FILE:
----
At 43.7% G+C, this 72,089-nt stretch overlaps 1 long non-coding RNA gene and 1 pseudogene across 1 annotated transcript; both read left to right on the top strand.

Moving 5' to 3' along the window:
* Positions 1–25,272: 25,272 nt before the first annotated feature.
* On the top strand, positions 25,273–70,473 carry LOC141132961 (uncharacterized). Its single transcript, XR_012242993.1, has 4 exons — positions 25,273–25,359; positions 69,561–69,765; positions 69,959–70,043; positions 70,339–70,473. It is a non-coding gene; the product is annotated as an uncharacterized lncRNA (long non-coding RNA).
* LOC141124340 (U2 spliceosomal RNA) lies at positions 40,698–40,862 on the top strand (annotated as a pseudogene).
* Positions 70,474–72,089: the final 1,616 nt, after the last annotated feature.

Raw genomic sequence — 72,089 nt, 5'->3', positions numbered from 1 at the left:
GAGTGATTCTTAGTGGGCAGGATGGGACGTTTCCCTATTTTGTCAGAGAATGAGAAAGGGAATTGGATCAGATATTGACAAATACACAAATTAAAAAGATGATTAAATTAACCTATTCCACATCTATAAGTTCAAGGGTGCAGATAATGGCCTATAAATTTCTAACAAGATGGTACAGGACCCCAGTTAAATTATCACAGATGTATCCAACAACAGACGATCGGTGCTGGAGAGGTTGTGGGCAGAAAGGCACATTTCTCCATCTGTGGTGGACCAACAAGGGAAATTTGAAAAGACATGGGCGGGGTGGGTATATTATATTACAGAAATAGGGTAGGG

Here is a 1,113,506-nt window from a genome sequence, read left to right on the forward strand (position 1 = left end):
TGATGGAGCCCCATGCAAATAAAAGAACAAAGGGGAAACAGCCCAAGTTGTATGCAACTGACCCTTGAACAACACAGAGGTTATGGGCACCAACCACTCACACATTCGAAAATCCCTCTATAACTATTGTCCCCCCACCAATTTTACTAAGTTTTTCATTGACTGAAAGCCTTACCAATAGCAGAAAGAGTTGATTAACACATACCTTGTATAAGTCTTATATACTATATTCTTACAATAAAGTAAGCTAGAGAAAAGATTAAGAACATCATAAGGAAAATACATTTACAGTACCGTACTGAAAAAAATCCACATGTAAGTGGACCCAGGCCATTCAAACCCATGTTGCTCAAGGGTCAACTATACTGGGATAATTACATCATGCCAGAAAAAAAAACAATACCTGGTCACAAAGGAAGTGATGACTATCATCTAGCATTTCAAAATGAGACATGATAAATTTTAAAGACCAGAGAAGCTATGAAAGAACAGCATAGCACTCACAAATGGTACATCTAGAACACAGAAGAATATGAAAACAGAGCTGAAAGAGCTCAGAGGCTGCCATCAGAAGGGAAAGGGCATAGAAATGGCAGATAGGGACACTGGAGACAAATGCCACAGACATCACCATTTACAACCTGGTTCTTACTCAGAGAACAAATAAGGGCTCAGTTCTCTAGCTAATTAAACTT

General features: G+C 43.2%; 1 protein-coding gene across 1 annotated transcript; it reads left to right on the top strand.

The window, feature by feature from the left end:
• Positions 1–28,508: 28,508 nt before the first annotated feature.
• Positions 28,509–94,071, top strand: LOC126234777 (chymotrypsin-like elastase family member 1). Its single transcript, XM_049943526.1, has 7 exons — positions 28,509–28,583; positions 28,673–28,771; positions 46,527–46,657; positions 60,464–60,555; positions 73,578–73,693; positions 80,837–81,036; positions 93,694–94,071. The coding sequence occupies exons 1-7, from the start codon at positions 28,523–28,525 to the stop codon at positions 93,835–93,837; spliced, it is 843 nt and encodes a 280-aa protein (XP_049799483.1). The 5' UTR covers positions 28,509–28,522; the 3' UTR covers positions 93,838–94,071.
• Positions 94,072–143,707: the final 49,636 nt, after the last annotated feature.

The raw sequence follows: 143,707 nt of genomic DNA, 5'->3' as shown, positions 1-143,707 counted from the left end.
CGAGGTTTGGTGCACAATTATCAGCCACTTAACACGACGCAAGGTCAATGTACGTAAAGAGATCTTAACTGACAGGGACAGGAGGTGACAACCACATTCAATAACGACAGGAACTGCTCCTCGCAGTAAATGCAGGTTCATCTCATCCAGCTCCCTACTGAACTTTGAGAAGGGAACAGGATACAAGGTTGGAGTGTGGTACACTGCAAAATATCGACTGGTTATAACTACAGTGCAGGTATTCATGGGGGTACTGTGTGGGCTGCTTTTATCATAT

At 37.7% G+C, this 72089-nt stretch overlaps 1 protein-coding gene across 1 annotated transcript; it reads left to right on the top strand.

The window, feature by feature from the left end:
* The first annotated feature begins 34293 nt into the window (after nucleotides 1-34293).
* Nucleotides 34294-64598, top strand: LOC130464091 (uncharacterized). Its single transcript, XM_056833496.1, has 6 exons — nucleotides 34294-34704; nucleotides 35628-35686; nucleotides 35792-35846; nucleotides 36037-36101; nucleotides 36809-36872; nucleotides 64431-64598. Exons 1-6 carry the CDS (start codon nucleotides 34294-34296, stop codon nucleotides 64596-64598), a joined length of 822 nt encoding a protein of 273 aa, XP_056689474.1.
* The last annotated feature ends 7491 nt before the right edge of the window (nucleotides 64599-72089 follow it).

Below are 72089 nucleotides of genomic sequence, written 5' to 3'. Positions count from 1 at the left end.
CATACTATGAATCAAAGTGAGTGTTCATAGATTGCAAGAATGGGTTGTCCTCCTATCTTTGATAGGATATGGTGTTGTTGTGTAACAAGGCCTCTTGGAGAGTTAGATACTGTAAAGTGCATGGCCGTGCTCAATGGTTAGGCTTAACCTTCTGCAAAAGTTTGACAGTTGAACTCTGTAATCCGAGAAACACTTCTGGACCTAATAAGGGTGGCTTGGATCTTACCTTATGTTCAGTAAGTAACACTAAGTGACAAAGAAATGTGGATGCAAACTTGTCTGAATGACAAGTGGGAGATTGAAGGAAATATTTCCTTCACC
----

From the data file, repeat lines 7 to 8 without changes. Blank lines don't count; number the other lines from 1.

Raw genomic sequence — 72,089 nt, 5'->3', positions numbered from 1 at the left:
GAGTGATTCTTAGTGGGCAGGATGGGACGTTTCCCTATTTTGTCAGAGAATGAGAAAGGGAATTGGATCAGATATTGACAAATACACAAATTAAAAAGATGATTAAATTAACCTATTCCACATCTATAAGTTCAAGGGTGCAGATAATGGCCTATAAATTTCTAACAAGATGGTACAGGACCCCAGTTAAATTATCACAGATGTATCCAACAACAGACGATCGGTGCTGGAGAGGTTGTGGGCAGAAAGGCACATTTCTCCATCTGTGGTGGACCAACAAGGGAAATTTGAAAAGACATGGGCGGGGTGGGTATATTATATTACAGAAATAGGGTAGGG